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|Title:||Temperature-driven global sea-level variability in the Common Era||Authors:||Kopp, Robert E.
Kemp, Andrew C.
Horton, Benjamin P.
Donnelly, Jeffrey P.
Gehrels, W. Roland
Hay, Carling C.
Mitrovica, Jerry X.
Morrow, Eric D.
|Issue Date:||2016||Source:||Kopp, R. E., Kemp, A. C., Bittermann, K., Horton, B. P., Donnelly, J. P., Gehrels, W. R., … Rahmstorf, S. (2016). Temperature-driven global sea-level variability in the Common Era. Proceedings of the National Academy of Sciences, 113(11), E1434-E1441. doi:10.1073/pnas.1517056113||Series/Report no.:||Proceedings of the National Academy of Sciences||Abstract:||We assess the relationship between temperature and global sea-level (GSL) variability over the Common Era through a statistical metaanalysis of proxy relative sea-level reconstructions and tide-gauge data. GSL rose at 0.1 ± 0.1 mm/y (2σ) over 0–700 CE. A GSL fall of 0.2 ± 0.2 mm/y over 1000–1400 CE is associated with ∼0.2 °C global mean cooling. A significant GSL acceleration began in the 19th century and yielded a 20th century rise that is extremely likely (probability P≥0.95) faster than during any of the previous 27 centuries. A semiempirical model calibrated against the GSL reconstruction indicates that, in the absence of anthropogenic climate change, it is extremely likely (P=0.95) that 20th century GSL would have risen by less than 51% of the observed 13.8±1.5 cm. The new semiempirical model largely reconciles previous differences between semiempirical 21st century GSL projections and the process model-based projections summarized in the Intergovernmental Panel on Climate Change’s Fifth Assessment Report.||URI:||https://hdl.handle.net/10356/88758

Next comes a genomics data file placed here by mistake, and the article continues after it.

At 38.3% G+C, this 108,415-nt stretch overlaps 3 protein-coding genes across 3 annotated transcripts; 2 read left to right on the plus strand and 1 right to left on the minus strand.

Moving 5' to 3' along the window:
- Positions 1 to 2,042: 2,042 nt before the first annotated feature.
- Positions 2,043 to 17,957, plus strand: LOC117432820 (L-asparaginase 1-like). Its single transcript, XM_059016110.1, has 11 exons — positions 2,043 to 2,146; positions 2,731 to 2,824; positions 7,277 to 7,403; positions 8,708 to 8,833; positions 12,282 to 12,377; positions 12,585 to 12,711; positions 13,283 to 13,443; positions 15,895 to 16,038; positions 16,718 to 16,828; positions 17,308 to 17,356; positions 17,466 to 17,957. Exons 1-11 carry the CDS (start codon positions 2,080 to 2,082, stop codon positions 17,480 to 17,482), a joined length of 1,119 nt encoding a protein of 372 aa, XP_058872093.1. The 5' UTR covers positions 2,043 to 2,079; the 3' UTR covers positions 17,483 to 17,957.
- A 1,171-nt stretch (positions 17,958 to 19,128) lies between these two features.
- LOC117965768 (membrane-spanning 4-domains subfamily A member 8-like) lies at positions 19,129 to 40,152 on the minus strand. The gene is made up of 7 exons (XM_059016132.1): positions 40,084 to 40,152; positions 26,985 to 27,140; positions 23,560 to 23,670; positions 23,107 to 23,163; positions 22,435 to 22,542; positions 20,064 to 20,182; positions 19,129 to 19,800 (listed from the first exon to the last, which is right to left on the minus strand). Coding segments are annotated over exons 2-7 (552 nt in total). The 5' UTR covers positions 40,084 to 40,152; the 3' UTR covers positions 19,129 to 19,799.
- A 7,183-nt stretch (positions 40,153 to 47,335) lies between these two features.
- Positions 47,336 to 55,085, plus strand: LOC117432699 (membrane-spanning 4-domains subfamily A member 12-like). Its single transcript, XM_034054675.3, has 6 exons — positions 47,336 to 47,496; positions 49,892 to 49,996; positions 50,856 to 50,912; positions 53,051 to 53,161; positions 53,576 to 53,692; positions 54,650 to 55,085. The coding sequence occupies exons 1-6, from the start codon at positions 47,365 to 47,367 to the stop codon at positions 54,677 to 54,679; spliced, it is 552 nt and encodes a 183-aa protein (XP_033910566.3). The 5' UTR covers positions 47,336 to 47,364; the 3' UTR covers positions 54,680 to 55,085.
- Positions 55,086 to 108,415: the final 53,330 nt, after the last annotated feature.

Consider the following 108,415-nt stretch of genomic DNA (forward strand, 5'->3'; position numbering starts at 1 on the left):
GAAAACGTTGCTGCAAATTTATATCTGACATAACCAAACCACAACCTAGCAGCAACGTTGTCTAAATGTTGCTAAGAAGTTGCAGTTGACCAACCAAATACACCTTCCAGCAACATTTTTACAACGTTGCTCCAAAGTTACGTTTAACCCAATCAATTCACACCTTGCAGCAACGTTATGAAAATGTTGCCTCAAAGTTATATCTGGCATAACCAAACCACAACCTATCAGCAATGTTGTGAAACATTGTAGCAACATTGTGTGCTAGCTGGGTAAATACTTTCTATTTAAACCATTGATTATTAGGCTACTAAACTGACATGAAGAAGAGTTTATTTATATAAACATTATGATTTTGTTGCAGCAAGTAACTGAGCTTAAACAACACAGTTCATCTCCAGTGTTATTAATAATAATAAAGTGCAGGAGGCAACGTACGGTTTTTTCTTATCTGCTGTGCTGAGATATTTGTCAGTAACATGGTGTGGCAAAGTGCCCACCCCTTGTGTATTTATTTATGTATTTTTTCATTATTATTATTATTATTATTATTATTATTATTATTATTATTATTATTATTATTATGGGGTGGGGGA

|ISSN:||0027-8424||DOI:||http://dx.doi.org/10.1073/pnas.1517056113||Rights:||© 2016 The Author(s) (published by National Academy of Sciences). This is an open-access article distributed under the terms of the Creative Commons Attribution License.||Fulltext Permission:||open||Fulltext Availability:||With Fulltext|
|Appears in Collections:||ASE Journal Articles|
EOS Journal Articles
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